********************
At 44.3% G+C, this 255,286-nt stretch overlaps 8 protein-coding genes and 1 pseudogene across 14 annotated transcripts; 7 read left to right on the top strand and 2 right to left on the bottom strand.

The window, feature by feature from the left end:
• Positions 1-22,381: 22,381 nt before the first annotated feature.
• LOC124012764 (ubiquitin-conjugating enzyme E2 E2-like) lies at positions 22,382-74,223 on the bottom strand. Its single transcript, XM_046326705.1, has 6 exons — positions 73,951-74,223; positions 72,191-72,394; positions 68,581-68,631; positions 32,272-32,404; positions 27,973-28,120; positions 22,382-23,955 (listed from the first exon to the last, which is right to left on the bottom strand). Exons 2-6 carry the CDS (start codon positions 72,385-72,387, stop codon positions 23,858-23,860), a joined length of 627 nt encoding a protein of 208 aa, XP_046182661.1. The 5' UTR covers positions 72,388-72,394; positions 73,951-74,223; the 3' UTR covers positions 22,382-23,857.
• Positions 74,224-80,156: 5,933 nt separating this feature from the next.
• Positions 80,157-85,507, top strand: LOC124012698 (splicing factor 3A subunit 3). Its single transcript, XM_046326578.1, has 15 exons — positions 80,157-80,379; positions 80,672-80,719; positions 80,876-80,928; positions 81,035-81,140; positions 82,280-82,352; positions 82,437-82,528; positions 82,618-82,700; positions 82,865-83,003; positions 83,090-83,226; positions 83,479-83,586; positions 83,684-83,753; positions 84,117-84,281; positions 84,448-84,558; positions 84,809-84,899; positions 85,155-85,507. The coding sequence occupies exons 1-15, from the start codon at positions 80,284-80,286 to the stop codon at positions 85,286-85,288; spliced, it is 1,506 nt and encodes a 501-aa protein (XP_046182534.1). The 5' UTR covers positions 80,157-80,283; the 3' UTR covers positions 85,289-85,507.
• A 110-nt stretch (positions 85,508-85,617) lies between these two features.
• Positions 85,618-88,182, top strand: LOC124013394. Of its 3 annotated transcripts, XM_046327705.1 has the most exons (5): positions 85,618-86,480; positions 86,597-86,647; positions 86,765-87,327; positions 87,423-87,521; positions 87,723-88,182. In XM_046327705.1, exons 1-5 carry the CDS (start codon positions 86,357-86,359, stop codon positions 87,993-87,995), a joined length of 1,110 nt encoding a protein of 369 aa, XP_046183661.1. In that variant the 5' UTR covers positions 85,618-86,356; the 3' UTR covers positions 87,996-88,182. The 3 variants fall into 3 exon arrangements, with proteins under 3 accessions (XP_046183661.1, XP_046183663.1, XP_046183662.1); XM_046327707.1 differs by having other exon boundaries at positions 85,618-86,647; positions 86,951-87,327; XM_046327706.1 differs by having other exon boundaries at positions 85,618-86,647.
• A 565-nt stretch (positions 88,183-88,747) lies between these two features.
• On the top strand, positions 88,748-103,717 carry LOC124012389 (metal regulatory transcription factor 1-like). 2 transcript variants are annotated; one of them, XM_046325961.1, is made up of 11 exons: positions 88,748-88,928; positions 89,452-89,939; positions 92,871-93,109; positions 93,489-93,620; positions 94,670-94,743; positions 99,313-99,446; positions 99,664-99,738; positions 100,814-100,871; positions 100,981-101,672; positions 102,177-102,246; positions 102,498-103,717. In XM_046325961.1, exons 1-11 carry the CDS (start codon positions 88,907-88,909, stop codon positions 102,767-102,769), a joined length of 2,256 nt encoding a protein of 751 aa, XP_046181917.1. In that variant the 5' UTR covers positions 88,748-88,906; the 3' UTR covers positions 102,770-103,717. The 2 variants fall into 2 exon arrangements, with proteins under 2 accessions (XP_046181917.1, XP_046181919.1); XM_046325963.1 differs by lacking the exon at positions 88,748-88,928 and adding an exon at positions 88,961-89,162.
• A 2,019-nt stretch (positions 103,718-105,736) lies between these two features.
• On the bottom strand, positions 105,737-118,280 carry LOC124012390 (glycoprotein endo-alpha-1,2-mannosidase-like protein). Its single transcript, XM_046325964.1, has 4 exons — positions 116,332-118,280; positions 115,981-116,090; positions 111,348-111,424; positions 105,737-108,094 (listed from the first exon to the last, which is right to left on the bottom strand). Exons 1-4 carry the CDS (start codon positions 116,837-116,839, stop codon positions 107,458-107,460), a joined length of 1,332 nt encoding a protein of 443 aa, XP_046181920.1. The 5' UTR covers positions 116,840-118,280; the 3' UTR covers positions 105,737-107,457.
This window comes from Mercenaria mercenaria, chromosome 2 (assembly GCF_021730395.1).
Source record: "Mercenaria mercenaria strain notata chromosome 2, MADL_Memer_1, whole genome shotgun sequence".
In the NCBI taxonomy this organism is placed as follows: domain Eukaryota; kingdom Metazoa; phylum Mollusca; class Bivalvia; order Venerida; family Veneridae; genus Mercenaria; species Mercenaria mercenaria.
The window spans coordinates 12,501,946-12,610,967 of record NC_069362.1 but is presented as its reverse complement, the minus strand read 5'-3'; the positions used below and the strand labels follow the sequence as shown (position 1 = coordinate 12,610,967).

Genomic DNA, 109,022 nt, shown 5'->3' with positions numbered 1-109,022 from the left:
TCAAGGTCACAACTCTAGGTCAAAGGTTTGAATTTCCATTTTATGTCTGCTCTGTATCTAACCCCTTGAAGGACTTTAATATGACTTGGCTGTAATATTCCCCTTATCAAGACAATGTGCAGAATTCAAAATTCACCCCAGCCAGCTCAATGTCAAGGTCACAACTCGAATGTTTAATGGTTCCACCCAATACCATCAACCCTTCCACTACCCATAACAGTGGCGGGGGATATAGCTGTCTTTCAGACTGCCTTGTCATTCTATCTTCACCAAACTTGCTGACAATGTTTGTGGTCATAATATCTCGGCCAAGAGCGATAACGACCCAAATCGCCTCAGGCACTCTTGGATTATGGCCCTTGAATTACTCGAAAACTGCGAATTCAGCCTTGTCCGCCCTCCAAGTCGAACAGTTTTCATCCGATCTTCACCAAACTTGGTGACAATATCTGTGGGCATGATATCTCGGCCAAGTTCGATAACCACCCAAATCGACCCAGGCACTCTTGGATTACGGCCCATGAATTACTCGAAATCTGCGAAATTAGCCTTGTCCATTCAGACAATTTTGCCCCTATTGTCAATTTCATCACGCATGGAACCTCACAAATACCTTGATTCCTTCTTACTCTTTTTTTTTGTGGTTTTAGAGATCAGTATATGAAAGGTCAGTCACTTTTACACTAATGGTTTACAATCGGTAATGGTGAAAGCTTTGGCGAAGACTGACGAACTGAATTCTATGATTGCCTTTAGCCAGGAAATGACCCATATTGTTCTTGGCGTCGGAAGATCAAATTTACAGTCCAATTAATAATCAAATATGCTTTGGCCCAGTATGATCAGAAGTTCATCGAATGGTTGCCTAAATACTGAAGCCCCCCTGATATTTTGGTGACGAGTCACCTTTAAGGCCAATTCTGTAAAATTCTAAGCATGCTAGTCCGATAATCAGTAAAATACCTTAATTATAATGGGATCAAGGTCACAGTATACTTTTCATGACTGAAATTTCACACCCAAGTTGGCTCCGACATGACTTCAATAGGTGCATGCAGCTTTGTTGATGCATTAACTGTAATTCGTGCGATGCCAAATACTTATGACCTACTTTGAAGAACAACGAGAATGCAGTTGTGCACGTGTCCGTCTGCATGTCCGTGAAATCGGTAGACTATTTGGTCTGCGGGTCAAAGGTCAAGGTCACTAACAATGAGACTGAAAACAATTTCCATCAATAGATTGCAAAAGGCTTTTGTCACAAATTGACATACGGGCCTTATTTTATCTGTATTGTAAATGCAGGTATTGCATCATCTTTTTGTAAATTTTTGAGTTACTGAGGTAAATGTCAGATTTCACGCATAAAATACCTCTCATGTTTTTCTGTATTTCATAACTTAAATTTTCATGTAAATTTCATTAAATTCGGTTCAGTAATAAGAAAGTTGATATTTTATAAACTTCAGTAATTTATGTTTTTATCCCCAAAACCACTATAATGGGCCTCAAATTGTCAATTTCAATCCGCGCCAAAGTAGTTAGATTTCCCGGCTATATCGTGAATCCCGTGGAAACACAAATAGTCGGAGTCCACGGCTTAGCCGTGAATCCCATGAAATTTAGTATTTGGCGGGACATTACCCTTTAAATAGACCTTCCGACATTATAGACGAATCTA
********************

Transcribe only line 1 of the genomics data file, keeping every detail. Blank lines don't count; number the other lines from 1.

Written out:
At 44.3% G+C, this 255,286-nt stretch overlaps 8 protein-coding genes and 1 pseudogene across 14 annotated transcripts; 7 read left to right on the top strand and 2 right to left on the bottom strand.